Degree Name

Master of Arts - Research


School of Humanities and Social Inquiry


This thesis examines Empowerment Evaluation, a form of stakeholderinvolvement oriented program evaluation, whose use has become widespread over the last 20 years. Empowerment Evaluation is designed to encourage the empowerment of participants in the evaluation, and their development of program evaluation skills (Evaluation Capacity Building) within an evaluation approach where primary and final decision-making power is in the hands of the participants. In such a process the evaluator’s role is as a resource, facilitator, and critical friend, rather than as decisionmaker.

Various applications and interpretations of Empowerment Evaluation are examined, together with the particular concept of empowerment involved, in terms of their practical application. Empowerment can be regarded as both a process and a state of being. It can refer to (i) self-efficacy, (ii) the ability or permission to use a skill, or (iii) a change in group or community power relations. This thesis argue that empowerment in Empowerment Evaluation is best operationalized as a practice and goal of direct democratic decisionmaking within the evaluation process, analogous to workers’ control in industry.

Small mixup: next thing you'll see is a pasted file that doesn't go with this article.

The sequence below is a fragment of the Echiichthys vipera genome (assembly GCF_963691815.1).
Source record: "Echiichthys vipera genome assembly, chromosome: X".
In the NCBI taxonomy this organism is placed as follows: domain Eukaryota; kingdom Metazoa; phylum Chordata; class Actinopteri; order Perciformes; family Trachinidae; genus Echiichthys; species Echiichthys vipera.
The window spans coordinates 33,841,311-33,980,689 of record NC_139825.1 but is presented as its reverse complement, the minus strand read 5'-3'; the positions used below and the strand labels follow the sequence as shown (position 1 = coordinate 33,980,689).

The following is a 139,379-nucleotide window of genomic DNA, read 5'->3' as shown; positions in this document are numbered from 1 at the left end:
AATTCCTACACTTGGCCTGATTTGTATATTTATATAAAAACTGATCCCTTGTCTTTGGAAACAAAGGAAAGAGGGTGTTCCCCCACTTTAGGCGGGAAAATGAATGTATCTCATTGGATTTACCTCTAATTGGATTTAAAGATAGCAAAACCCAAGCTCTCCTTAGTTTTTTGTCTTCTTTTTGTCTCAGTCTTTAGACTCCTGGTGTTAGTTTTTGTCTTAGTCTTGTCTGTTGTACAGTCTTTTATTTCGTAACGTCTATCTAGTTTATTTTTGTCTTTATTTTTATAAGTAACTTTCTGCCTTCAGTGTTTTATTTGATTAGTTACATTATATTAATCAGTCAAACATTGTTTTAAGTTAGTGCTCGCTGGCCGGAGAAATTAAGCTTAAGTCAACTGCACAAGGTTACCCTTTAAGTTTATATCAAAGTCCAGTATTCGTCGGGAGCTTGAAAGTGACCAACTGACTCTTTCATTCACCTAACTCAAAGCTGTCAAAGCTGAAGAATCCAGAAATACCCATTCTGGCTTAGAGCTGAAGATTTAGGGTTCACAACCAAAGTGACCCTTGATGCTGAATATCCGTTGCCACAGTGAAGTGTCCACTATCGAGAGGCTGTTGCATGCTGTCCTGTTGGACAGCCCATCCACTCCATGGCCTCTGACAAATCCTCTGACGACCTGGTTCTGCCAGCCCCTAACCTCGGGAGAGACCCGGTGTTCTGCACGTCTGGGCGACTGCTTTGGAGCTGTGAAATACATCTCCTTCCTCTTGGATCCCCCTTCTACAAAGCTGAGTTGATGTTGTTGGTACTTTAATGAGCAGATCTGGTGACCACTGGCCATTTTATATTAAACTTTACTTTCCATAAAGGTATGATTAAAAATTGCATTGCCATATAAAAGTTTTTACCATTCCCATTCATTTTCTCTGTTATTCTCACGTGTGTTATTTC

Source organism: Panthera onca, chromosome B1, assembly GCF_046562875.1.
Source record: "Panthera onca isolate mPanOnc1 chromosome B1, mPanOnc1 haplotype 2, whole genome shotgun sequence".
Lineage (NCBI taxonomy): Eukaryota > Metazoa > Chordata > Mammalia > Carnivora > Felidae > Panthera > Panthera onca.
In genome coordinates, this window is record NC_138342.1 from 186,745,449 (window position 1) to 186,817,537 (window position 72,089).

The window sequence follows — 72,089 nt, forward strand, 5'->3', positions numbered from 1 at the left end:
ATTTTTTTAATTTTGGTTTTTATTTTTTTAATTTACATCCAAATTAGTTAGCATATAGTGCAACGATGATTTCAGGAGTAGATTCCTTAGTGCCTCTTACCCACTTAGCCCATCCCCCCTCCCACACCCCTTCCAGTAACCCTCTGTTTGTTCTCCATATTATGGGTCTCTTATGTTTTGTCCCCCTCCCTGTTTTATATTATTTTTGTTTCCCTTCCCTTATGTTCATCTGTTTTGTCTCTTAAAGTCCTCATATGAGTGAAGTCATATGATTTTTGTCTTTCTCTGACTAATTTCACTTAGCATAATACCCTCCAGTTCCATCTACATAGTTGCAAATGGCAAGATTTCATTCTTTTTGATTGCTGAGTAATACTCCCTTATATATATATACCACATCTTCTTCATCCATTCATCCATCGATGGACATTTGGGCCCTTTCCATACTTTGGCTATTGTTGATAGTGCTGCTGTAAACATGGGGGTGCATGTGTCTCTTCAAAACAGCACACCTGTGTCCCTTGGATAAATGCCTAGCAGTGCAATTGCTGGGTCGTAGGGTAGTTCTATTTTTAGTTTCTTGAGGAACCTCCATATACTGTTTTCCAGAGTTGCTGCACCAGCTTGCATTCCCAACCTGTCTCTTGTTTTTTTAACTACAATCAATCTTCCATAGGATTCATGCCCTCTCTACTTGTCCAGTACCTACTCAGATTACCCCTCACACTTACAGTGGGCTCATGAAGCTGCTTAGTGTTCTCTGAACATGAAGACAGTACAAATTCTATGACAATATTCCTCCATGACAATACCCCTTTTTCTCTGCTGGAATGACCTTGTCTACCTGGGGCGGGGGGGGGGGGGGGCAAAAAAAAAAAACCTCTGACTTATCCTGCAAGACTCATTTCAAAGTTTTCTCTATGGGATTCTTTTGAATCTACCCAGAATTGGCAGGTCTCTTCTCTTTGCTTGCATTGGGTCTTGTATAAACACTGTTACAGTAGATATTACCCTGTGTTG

Six already existing case studies of self-described Empowerment Evaluations were examined and showed a consistent association between strong commitment to empowerment as change in group relations/control and maintaining direct democratic decision-making within the evaluation process. They also showed a consistent association between having a primary goal of Evaluation Capacity Building and abandoning direct democratic decision-making under the pressures of time and resources. These were the same pressures that were successfully resisted when empowerment as a change in group or community power was given equal importance.

This has implications for program evaluation theorists and practitioners. It points to those situations where Empowerment Evaluation would not be the most suitable approach. It also shows the essentiality of clarity and commitment to the direct democratic decision-making process involved in a fully successful EE. The conclusions justified the thesis that empowerment in Empowerment Evaluation can be usefully operationalized as analogous to workers’ control.



Unless otherwise indicated, the views expressed in this thesis are those of the author and do not necessarily represent the views of the University of Wollongong.